Merica’s gods: Etiquette Etican Etican’t

I’ve spent the last several months thinking about the utter waste in our nation. We waste resources, education, and effort on a wealth of idolatrous pursuits that are at the epicenter of American culture. It makes me sad. It is deeply sinful. And one of the saddest parts about it is that the American church has done or is doing very little to call it’s people to repentance. Shame on us.

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I once dated a girl that had attended a private Catholic school. At this school they spent about four hours a day learning manners. When she finally entered public school she was clueless when it came to the simplest of mathematical principles, but she knew what a salad fork was. One of the best lectures I ever heard in college came from my English Comp professor, who spent an hour explaining why grammar is silly. What do these two stories have in common? Etiquette.

In a lot of ways etiquette is stupid. We put such a high value on something of pretend importance that we often degrade people based on a perceived, and altogether faulty, system with absolutely no actual value. In a lot of ways we lift up etiquette as an idol, especially when we use it as a tool to pass a sinful judgement on someone.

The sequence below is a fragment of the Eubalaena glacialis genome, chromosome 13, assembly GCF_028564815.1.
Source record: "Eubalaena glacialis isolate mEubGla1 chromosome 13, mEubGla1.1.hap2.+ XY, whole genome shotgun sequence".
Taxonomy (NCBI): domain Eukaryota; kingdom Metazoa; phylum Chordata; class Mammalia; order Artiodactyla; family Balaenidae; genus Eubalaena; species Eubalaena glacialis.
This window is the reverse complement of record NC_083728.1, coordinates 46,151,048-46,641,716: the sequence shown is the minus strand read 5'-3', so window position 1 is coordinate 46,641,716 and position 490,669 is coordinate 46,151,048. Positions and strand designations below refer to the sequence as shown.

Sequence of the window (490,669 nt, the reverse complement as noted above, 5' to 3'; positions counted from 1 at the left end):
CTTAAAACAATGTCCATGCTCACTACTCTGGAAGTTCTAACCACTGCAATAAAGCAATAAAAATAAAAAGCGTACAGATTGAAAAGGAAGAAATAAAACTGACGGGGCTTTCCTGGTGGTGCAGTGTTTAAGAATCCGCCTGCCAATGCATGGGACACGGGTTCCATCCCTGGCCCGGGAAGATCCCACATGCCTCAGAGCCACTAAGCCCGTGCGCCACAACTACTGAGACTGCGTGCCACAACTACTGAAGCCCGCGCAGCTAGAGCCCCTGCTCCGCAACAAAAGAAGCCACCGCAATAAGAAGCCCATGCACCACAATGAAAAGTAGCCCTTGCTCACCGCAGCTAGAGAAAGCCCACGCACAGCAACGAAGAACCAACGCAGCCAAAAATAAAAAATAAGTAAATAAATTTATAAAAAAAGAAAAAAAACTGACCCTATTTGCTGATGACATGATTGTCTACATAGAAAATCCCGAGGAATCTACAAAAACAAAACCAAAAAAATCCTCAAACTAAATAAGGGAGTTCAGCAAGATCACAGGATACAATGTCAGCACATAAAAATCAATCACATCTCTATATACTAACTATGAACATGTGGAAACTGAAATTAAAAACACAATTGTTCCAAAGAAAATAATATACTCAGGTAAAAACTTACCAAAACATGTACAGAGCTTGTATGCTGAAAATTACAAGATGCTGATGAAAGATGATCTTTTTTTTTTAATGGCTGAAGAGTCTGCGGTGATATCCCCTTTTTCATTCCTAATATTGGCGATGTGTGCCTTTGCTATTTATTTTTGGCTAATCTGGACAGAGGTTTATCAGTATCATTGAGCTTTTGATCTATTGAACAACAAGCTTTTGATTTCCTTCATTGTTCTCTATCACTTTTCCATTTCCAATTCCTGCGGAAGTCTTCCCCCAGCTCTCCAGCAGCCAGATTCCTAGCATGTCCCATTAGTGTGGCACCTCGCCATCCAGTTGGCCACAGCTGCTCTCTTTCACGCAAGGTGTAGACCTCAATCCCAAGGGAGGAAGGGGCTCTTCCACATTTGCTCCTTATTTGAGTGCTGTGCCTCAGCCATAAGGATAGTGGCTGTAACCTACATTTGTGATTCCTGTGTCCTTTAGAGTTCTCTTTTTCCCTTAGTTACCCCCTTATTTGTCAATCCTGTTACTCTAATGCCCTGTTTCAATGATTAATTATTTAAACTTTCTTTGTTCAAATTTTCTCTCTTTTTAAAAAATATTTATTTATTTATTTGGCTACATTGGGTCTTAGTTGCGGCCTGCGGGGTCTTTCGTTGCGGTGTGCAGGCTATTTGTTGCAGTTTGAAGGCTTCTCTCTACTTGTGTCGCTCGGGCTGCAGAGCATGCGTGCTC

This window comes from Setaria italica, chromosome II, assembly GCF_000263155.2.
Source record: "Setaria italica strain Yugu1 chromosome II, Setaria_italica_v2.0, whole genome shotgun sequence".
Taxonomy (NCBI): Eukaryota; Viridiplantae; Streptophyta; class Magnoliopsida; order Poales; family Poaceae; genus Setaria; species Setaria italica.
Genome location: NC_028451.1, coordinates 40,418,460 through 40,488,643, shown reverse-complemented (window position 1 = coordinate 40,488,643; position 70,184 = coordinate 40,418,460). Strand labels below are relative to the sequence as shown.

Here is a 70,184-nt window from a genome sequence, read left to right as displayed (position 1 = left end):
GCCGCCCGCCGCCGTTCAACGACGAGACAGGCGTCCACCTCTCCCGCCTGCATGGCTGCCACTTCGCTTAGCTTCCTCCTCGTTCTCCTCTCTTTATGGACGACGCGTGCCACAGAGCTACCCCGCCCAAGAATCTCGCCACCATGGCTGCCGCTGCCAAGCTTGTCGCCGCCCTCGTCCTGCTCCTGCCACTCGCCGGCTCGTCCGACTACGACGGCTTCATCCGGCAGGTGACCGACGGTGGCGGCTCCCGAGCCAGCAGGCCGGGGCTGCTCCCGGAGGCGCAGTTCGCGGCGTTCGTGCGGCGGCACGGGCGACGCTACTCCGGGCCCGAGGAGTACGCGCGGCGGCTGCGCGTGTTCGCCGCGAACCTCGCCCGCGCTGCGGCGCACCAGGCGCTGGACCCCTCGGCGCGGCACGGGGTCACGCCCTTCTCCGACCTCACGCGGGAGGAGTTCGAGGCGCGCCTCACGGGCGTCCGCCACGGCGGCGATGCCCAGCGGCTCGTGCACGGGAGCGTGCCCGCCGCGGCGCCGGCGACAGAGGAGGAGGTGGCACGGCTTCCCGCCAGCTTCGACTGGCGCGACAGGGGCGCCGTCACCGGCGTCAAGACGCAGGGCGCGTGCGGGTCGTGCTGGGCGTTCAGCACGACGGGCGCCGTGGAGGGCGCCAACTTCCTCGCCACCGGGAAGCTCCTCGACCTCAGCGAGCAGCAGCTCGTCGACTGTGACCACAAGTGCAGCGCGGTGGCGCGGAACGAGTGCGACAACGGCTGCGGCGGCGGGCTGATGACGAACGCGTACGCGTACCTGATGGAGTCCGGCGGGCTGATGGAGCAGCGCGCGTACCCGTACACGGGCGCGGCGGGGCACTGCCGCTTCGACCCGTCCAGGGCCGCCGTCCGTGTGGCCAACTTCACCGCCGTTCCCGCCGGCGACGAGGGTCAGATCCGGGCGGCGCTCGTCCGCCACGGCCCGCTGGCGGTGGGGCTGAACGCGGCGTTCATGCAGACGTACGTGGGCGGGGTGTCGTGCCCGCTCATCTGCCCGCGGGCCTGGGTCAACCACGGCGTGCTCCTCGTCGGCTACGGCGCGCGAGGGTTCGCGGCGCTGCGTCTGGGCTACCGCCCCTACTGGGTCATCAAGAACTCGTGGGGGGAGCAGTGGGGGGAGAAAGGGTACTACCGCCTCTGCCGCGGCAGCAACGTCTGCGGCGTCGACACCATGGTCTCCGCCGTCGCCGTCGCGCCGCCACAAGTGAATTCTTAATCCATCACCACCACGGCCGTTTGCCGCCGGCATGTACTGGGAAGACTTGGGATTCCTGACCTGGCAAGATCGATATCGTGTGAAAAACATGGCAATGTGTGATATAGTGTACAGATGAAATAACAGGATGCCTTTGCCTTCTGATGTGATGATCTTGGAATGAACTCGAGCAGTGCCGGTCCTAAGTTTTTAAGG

Sometimes people smell bad. We snicker about it, or demean them, but how often do we hug them? How often do we give them a place of honor, instead of mockery? When did the value of their aroma surpass the worth of their humanity and dignity. It didn’t.

Of course, there are some people who are blatantly rude. We call that being obnoxious. But really we only see them as obnoxious because they have infringed on our perception of acceptable social mores.

Etiquette is dumb. Like so many other things in our lives, it is a type of idolatry. Whether its a system of ideas that gauges how we value someone’s appearance and image, a method of criticizing someone’s written or spoken word, or an elaborately imagined acceptable formula for “appropriate” dining behavior, it has no value–and the moment we place more value on it than we do on the person committing an imagined infraction, we are idolaters.

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More posts in this series:

Etiquette, Etican, Etican’t

Football, Athletes, and Idolatry

Mirrors, Models, and Muscles

Education

Sex

Culture Wars

Religious Tradition and Dissidence

Intolerance

Greed & Consumerism

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